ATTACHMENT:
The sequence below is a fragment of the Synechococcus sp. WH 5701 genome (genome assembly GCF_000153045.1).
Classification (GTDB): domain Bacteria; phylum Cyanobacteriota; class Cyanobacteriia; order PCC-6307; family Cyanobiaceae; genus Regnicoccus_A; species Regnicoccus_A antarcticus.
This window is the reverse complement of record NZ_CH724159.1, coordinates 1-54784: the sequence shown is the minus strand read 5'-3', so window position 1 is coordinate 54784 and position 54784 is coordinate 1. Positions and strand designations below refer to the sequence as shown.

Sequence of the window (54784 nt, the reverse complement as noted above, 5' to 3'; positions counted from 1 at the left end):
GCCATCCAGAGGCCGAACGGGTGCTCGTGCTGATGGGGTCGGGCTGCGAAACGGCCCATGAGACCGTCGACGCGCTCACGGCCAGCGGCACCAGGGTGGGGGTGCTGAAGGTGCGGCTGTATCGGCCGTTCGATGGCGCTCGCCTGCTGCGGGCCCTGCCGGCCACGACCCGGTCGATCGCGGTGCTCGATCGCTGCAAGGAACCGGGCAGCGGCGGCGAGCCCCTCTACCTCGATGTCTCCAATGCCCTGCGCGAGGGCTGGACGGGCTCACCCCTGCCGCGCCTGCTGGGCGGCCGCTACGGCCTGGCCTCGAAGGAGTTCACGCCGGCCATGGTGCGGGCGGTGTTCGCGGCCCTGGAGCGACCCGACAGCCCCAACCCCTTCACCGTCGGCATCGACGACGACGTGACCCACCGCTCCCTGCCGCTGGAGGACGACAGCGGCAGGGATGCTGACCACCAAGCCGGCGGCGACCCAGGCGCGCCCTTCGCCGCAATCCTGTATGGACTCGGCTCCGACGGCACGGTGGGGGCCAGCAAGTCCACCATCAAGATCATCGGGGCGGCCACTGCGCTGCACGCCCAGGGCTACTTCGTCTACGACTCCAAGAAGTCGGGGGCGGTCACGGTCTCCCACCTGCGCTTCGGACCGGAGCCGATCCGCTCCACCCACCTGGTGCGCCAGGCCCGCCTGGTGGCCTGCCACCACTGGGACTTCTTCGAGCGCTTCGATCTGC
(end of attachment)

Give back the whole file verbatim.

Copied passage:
The sequence below is a fragment of the Synechococcus sp. WH 5701 genome (genome assembly GCF_000153045.1).
Classification (GTDB): domain Bacteria; phylum Cyanobacteriota; class Cyanobacteriia; order PCC-6307; family Cyanobiaceae; genus Regnicoccus_A; species Regnicoccus_A antarcticus.
This window is the reverse complement of record NZ_CH724159.1, coordinates 1-54784: the sequence shown is the minus strand read 5'-3', so window position 1 is coordinate 54784 and position 54784 is coordinate 1. Positions and strand designations below refer to the sequence as shown.

Sequence of the window (54784 nt, the reverse complement as noted above, 5' to 3'; positions counted from 1 at the left end):
GCCATCCAGAGGCCGAACGGGTGCTCGTGCTGATGGGGTCGGGCTGCGAAACGGCCCATGAGACCGTCGACGCGCTCACGGCCAGCGGCACCAGGGTGGGGGTGCTGAAGGTGCGGCTGTATCGGCCGTTCGATGGCGCTCGCCTGCTGCGGGCCCTGCCGGCCACGACCCGGTCGATCGCGGTGCTCGATCGCTGCAAGGAACCGGGCAGCGGCGGCGAGCCCCTCTACCTCGATGTCTCCAATGCCCTGCGCGAGGGCTGGACGGGCTCACCCCTGCCGCGCCTGCTGGGCGGCCGCTACGGCCTGGCCTCGAAGGAGTTCACGCCGGCCATGGTGCGGGCGGTGTTCGCGGCCCTGGAGCGACCCGACAGCCCCAACCCCTTCACCGTCGGCATCGACGACGACGTGACCCACCGCTCCCTGCCGCTGGAGGACGACAGCGGCAGGGATGCTGACCACCAAGCCGGCGGCGACCCAGGCGCGCCCTTCGCCGCAATCCTGTATGGACTCGGCTCCGACGGCACGGTGGGGGCCAGCAAGTCCACCATCAAGATCATCGGGGCGGCCACTGCGCTGCACGCCCAGGGCTACTTCGTCTACGACTCCAAGAAGTCGGGGGCGGTCACGGTCTCCCACCTGCGCTTCGGACCGGAGCCGATCCGCTCCACCCACCTGGTGCGCCAGGCCCGCCTGGTGGCCTGCCACCACTGGGACTTCTTCGAGCGCTTCGATCTGC